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Study protocol: the Childhood to Adolescence Transition Study (CATS)

Overview of attention for article published in BMC Pediatrics, October 2013
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About this Attention Score

  • In the top 25% of all research outputs scored by Altmetric
  • High Attention Score compared to outputs of the same age (93rd percentile)
  • High Attention Score compared to outputs of the same age and source (93rd percentile)

Mentioned by

news
2 news outlets
twitter
1 tweeter

Citations

dimensions_citation
44 Dimensions

Readers on

mendeley
114 Mendeley
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Title
Study protocol: the Childhood to Adolescence Transition Study (CATS)
Published in
BMC Pediatrics, October 2013
DOI 10.1186/1471-2431-13-160
Pubmed ID
Authors

Lisa K Mundy, Julian G Simmons, Nicholas B Allen, Russell M Viner, Jordana K Bayer, Timothy Olds, Jo Williams, Craig Olsson, Helena Romaniuk, Fiona Mensah, Susan M Sawyer, Louisa Degenhardt, Rosa Alati, Melissa Wake, Felice Jacka, George C Patton

Abstract

Puberty is a multifaceted developmental process that begins in late-childhood with a cascade of endocrine changes that ultimately lead to sexual maturation and reproductive capability. The transition through puberty is marked by an increased risk for the onset of a range of health problems, particularly those related to the control of behaviour and emotion. Early onset puberty is associated with a greater risk of cancers of the reproductive tract and cardiovascular disease. Previous studies have had methodological limitations and have tended to view puberty as a unitary process, with little distinction between adrenarche, gonadarche and linear growth. The Childhood to Adolescence Transition Study (CATS) aims to prospectively examine associations between the timing and stage of the different hormonally-mediated changes, as well as the onset and course of common health and behavioural problems that emerge in the transition from childhood to adolescence. The initial focus of CATS is on adrenarche, the first hormonal process in the pubertal cascade, which begins for most children at around 8 years of age.

Twitter Demographics

The data shown below were collected from the profile of 1 tweeter who shared this research output. Click here to find out more about how the information was compiled.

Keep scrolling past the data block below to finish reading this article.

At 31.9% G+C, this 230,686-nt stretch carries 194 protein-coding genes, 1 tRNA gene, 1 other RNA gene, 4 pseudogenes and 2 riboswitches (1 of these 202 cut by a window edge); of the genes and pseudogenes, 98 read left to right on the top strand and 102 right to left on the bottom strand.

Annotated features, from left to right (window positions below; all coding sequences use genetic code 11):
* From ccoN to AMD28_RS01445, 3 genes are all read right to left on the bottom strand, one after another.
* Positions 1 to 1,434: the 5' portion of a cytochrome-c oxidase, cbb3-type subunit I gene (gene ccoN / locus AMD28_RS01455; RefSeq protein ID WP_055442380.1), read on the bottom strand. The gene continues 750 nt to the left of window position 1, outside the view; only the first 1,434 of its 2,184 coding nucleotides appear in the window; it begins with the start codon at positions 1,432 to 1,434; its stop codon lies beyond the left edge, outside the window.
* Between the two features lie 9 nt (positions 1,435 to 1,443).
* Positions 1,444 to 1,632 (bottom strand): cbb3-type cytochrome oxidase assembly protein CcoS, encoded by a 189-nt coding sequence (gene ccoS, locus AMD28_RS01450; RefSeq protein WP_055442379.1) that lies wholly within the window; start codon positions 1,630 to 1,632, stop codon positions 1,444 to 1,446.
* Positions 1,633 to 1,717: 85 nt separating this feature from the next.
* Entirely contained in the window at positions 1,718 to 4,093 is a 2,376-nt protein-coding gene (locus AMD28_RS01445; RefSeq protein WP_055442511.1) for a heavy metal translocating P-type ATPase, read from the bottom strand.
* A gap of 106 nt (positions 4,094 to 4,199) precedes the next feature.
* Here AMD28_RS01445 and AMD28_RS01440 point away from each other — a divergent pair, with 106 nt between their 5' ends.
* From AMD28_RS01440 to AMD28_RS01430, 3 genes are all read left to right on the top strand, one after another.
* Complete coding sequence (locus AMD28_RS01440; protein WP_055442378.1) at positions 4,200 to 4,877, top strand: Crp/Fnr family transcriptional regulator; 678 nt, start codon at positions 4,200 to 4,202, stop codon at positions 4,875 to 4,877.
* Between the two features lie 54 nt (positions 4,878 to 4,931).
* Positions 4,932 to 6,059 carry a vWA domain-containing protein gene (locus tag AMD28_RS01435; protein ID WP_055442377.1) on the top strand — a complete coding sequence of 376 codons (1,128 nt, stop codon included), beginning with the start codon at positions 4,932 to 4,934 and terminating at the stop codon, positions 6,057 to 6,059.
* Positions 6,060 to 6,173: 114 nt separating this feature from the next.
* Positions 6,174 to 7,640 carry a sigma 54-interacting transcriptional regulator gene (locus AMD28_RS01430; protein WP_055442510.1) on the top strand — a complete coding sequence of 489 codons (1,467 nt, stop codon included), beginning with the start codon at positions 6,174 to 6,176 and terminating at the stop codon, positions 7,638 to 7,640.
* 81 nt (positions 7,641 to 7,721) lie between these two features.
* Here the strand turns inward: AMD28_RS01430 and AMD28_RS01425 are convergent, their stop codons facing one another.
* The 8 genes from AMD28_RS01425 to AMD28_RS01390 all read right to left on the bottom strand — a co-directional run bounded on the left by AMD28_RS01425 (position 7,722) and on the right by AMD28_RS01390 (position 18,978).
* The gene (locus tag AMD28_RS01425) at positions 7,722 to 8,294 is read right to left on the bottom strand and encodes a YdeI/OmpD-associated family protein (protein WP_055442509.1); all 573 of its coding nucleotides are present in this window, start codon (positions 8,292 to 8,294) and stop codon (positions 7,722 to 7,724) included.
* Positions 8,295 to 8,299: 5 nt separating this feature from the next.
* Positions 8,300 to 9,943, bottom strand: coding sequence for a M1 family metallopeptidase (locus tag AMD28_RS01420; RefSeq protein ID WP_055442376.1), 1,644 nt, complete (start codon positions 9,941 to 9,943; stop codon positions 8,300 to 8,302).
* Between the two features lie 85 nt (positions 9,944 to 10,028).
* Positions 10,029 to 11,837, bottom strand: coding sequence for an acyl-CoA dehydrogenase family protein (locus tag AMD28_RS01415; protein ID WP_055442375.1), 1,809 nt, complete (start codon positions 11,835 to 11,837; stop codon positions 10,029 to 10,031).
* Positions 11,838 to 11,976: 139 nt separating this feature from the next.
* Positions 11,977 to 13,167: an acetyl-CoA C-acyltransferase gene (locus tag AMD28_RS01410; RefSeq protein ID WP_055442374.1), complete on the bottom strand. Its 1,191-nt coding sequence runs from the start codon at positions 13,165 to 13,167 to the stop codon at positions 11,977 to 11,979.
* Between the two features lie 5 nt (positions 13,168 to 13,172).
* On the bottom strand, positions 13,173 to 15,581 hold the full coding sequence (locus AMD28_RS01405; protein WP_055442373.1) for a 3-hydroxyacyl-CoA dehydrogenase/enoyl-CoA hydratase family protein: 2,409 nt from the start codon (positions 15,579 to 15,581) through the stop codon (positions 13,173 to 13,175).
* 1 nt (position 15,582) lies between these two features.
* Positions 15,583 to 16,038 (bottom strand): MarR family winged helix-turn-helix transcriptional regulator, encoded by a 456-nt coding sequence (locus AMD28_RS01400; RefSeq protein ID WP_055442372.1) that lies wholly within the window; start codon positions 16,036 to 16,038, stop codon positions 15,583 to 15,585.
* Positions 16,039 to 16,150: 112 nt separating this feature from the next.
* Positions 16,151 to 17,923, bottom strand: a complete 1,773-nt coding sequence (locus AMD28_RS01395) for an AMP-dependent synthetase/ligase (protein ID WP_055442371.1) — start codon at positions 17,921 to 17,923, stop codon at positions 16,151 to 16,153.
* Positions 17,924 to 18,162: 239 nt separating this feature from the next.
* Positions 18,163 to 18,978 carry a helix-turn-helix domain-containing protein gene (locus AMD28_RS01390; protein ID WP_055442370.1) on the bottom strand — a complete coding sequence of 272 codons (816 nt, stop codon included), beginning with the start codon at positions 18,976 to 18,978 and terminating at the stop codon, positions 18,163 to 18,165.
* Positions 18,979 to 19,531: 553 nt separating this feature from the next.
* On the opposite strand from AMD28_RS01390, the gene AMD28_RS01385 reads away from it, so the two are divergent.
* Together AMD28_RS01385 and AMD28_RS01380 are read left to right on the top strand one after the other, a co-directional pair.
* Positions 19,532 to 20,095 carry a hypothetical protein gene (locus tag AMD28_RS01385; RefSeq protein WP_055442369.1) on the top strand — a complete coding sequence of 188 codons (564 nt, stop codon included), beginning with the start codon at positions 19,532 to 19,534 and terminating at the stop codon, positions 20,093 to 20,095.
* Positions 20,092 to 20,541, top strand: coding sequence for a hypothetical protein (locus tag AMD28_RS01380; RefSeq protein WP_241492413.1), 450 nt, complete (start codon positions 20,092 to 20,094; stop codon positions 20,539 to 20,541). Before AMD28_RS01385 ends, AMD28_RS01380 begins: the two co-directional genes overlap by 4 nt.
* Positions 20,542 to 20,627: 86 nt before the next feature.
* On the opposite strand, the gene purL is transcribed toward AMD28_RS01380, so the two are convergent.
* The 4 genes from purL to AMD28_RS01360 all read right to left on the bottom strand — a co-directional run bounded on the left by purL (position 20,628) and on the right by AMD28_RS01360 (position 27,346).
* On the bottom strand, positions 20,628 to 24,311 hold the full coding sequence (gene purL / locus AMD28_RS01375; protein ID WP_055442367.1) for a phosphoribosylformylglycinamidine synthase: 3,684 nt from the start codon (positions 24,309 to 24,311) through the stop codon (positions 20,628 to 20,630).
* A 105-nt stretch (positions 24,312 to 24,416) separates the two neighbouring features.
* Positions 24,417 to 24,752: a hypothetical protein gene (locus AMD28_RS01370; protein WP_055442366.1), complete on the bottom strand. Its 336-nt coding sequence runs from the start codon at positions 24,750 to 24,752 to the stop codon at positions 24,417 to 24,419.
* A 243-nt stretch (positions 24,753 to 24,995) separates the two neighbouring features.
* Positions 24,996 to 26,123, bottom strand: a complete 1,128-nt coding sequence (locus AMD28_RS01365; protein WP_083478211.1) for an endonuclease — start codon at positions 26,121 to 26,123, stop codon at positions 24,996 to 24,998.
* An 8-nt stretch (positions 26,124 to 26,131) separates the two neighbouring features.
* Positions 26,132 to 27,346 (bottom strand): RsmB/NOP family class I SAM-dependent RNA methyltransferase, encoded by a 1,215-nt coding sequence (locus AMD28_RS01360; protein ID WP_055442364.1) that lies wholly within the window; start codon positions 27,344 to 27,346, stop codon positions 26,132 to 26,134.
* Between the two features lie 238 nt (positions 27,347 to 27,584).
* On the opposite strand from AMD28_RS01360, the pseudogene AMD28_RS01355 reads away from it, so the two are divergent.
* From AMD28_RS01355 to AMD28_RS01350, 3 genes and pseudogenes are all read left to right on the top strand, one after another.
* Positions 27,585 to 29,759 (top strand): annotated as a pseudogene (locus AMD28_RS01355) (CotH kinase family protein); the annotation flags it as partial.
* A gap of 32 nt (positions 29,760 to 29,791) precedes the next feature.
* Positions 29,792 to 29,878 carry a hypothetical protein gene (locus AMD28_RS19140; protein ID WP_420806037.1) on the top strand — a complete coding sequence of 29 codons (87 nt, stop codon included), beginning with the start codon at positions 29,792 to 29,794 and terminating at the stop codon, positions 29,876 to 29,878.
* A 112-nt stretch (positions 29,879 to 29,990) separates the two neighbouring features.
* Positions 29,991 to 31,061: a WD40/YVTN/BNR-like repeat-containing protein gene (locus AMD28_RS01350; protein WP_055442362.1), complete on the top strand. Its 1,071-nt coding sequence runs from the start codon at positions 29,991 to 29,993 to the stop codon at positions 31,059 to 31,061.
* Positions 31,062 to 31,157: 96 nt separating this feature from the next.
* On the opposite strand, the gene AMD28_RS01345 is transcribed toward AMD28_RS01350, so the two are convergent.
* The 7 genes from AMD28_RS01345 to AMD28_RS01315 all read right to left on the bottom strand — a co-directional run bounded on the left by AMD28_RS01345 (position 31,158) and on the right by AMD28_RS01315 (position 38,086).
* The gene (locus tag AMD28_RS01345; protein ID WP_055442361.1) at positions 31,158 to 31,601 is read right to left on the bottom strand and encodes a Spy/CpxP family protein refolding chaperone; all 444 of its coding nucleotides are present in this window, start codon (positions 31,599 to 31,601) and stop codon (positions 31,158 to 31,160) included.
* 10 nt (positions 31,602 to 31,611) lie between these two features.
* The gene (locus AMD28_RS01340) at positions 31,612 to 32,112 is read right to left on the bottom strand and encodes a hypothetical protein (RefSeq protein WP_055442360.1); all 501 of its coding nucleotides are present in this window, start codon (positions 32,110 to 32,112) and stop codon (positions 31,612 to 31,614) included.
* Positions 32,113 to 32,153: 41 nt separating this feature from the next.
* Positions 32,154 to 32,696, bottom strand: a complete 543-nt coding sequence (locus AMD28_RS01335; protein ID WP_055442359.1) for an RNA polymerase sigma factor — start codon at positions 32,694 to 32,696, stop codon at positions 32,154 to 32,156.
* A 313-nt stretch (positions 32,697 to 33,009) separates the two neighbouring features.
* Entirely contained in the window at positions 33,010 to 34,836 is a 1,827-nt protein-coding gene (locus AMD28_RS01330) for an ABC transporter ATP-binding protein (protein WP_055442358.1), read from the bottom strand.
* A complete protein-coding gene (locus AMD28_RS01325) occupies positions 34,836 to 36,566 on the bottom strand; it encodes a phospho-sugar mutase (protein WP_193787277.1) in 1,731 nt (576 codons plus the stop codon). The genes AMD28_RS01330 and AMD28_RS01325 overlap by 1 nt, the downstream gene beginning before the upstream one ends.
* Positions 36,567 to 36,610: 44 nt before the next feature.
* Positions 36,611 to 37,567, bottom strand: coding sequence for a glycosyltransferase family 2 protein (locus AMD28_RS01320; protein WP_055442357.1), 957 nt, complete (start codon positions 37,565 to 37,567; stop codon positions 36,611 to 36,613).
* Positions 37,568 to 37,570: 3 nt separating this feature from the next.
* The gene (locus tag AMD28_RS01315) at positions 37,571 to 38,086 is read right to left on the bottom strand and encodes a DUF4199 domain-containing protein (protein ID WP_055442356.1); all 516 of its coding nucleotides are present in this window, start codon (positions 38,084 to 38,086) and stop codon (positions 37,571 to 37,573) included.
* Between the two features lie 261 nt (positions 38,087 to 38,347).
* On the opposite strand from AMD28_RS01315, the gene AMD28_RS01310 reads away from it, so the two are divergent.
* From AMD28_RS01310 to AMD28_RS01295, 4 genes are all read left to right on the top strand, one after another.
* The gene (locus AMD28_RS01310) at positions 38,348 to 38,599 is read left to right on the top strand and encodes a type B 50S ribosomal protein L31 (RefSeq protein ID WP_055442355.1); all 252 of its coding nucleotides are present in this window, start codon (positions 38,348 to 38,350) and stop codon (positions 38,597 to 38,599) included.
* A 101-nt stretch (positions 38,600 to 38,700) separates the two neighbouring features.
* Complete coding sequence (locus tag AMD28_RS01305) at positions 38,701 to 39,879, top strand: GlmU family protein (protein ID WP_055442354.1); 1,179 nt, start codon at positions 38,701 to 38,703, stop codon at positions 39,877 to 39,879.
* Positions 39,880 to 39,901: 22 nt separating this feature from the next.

Mendeley readers

The data shown below were compiled from readership statistics for 114 Mendeley readers of this research output. Click here to see the associated Mendeley record.

Geographical breakdown

Country Count As %
Unknown 114 100%

Demographic breakdown

Readers by professional status Count As %
Student > Master 22 19%
Student > Ph. D. Student 19 17%
Researcher 16 14%
Student > Bachelor 13 11%
Student > Doctoral Student 7 6%
Other 15 13%
Unknown 22 19%
Readers by discipline Count As %
Psychology 25 22%
Medicine and Dentistry 24 21%
Nursing and Health Professions 6 5%
Social Sciences 6 5%
Agricultural and Biological Sciences 5 4%
Other 16 14%
Unknown 32 28%

Attention Score in Context

This research output has an Altmetric Attention Score of 21. This is our high-level measure of the quality and quantity of online attention that it has received. This Attention Score, as well as the ranking and number of research outputs shown below, was calculated when the research output was last mentioned on 12 March 2021.
All research outputs
#1,091,457
of 17,415,680 outputs
Outputs from BMC Pediatrics
#117
of 2,226 outputs
Outputs of similar age
#13,470
of 195,216 outputs
Outputs of similar age from BMC Pediatrics
#10
of 151 outputs
Altmetric has tracked 17,415,680 research outputs across all sources so far. Compared to these this one has done particularly well and is in the 93rd percentile: it's in the top 10% of all research outputs ever tracked by Altmetric.
So far Altmetric has tracked 2,226 research outputs from this source. They typically receive a little more attention than average, with a mean Attention Score of 7.1. This one has done particularly well, scoring higher than 94% of its peers.
Older research outputs will score higher simply because they've had more time to accumulate mentions. To account for age we can compare this Altmetric Attention Score to the 195,216 tracked outputs that were published within six weeks on either side of this one in any source. This one has done particularly well, scoring higher than 93% of its contemporaries.
We're also able to compare this research output to 151 others from the same source and published within six weeks on either side of this one. This one has done particularly well, scoring higher than 93% of its contemporaries.